• The permanent magnet 102 is disposed on one end of the piston 322, exposed to the exterior of the surrounding frame 306. The piston 322 is configured to slidingly translate along a portion of the surrounding frame 306. The piston 322 may have a circular geometry to reduce potential binding points, although any complementary shapes that allow for the piston 322 to move relative to the surrounding frame 306 are contemplated.
  • The mechanical linkage 304 includes a linear spring 312; first and second fixed pivots 318 a, 318 b; first, second, and third free pivots 320 a, 320 b, 320 c; a crank 324; and a connecting rod 326. The spring 312 is connected at one end to the fixed pivot 318 a and at the other end to the crank 324 via the first free pivot 320 a. The second fixed pivot 318 b is disposed through the crank 324, providing a point about which the crank 324 may rotate. The connecting rod 326 is connected to the crank 324 via the second free pivot 320 b. The connecting rod 326 is coupled to the piston 322 (and therefore the permanent magnet 102) via the third free pivot 320 c. The connections may be made in the same way as described above in reference to the mechanical linkage 204.
  • The system 300 operates similarly to the previously described systems 100 and 200. In a disengaged state, as seen in FIG. 3A, the permanent magnet 102 is recessed from an exterior surface of the surrounding frame 306. FIG. 3B depicts the system 300 in an engaged state. The surrounding frame 306 is positioned on the ferrous target surface 108 (not shown in FIGS. 3A and 3B). When the permanent magnet 102 and the ferrous target surface 108 are located in close proximity to each other, the magnetic force 110 causes the permanent magnet 102 (and therefore the piston 322) to move toward the exterior of the surrounding frame 306. This movement pulls the third free pivot 320 c and the connecting rod 326, causing the connecting rod 326 to rotate toward alignment with an axis of the permanent magnet 102. The movement and rotation of the connecting rod 326 moves the second free pivot 320 b, thereby influencing the crank 324 to rotate about the second fixed pivot 318 b. The rotation of the crank 324 forces the first free pivot 320 a away from the first fixed pivot 318 a, stretching the spring 312. The spring 312 stores the magnetic potential energy in the form of mechanical potential energy, ready to be used to help return the system 300 to the disengaged state. Engaging or disengaging the system 300 may occur by applying a small force to any of the components of the mechanical linkage 304 in support of the mechanical force 110′.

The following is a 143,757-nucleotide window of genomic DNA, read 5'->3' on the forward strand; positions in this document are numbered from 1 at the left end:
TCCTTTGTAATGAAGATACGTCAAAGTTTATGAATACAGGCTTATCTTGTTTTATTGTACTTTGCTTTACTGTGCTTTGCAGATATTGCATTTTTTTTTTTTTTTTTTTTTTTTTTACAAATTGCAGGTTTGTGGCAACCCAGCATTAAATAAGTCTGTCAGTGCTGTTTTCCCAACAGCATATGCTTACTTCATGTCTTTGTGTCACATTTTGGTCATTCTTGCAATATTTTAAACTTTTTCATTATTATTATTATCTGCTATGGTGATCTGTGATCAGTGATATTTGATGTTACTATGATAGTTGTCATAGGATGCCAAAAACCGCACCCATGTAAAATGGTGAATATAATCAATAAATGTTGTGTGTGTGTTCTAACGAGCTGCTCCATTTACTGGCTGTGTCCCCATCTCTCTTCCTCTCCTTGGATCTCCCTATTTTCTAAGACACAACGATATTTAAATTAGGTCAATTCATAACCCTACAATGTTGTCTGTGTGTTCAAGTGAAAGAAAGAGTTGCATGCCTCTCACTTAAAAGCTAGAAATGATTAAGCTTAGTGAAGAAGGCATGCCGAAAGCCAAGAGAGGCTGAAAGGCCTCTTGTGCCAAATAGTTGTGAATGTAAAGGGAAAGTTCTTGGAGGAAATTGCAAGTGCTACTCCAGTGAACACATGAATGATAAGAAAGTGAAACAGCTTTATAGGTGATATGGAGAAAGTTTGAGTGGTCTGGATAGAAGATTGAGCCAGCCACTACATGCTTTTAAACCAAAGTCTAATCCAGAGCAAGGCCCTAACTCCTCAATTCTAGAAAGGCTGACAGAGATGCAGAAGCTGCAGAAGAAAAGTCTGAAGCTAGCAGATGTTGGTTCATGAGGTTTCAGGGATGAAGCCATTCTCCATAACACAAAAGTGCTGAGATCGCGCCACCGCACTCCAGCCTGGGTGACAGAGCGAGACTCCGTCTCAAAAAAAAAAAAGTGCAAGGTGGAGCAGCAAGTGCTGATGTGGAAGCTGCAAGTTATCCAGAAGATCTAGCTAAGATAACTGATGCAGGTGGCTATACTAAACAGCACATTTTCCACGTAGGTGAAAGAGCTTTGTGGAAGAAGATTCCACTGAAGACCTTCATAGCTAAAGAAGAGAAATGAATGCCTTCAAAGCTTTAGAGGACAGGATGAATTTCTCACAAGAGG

• Another embodiment of a switchable permanent magnet system 400 is depicted in FIGS. 4 and 5. The system 400 includes larger permanent magnets 402 and smaller permanent magnets 402′ (shown in FIG. 6), materially identical to the permanent magnet 102 previously described, and a mechanical linkage 404. Also included are a surrounding frame 406, a friction-reducing component 414, and a tray 430.